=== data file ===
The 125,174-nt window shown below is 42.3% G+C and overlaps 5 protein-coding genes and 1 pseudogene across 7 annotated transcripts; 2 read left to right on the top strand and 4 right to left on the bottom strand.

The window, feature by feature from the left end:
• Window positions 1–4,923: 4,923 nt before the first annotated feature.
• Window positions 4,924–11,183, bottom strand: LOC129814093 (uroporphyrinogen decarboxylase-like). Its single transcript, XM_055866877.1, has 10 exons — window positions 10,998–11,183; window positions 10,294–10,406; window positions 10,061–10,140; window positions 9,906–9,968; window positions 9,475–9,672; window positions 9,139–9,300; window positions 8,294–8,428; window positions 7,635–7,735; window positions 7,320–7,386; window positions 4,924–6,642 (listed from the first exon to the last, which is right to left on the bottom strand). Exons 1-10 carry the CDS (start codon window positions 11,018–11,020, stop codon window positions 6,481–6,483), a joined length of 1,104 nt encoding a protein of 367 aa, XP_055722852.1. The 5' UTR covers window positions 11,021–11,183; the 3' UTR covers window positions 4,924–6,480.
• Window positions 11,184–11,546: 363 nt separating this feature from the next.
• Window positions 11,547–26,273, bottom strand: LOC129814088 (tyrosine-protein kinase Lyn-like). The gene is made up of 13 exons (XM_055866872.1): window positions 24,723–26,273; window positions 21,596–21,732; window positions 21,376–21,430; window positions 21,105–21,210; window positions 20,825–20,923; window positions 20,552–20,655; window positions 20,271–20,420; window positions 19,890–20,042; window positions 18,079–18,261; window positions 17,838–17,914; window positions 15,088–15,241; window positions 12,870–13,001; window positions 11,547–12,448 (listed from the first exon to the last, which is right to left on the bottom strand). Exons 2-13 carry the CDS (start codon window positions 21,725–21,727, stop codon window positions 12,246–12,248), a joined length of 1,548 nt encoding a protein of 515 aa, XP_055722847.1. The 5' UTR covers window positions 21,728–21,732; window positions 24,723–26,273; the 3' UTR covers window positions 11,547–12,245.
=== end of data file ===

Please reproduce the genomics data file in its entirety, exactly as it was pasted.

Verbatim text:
The 125,174-nt window shown below is 42.3% G+C and overlaps 5 protein-coding genes and 1 pseudogene across 7 annotated transcripts; 2 read left to right on the top strand and 4 right to left on the bottom strand.

The window, feature by feature from the left end:
• Window positions 1–4,923: 4,923 nt before the first annotated feature.
• Window positions 4,924–11,183, bottom strand: LOC129814093 (uroporphyrinogen decarboxylase-like). Its single transcript, XM_055866877.1, has 10 exons — window positions 10,998–11,183; window positions 10,294–10,406; window positions 10,061–10,140; window positions 9,906–9,968; window positions 9,475–9,672; window positions 9,139–9,300; window positions 8,294–8,428; window positions 7,635–7,735; window positions 7,320–7,386; window positions 4,924–6,642 (listed from the first exon to the last, which is right to left on the bottom strand). Exons 1-10 carry the CDS (start codon window positions 11,018–11,020, stop codon window positions 6,481–6,483), a joined length of 1,104 nt encoding a protein of 367 aa, XP_055722852.1. The 5' UTR covers window positions 11,021–11,183; the 3' UTR covers window positions 4,924–6,480.
• Window positions 11,184–11,546: 363 nt separating this feature from the next.
• Window positions 11,547–26,273, bottom strand: LOC129814088 (tyrosine-protein kinase Lyn-like). The gene is made up of 13 exons (XM_055866872.1): window positions 24,723–26,273; window positions 21,596–21,732; window positions 21,376–21,430; window positions 21,105–21,210; window positions 20,825–20,923; window positions 20,552–20,655; window positions 20,271–20,420; window positions 19,890–20,042; window positions 18,079–18,261; window positions 17,838–17,914; window positions 15,088–15,241; window positions 12,870–13,001; window positions 11,547–12,448 (listed from the first exon to the last, which is right to left on the bottom strand). Exons 2-13 carry the CDS (start codon window positions 21,725–21,727, stop codon window positions 12,246–12,248), a joined length of 1,548 nt encoding a protein of 515 aa, XP_055722847.1. The 5' UTR covers window positions 21,728–21,732; window positions 24,723–26,273; the 3' UTR covers window positions 11,547–12,245.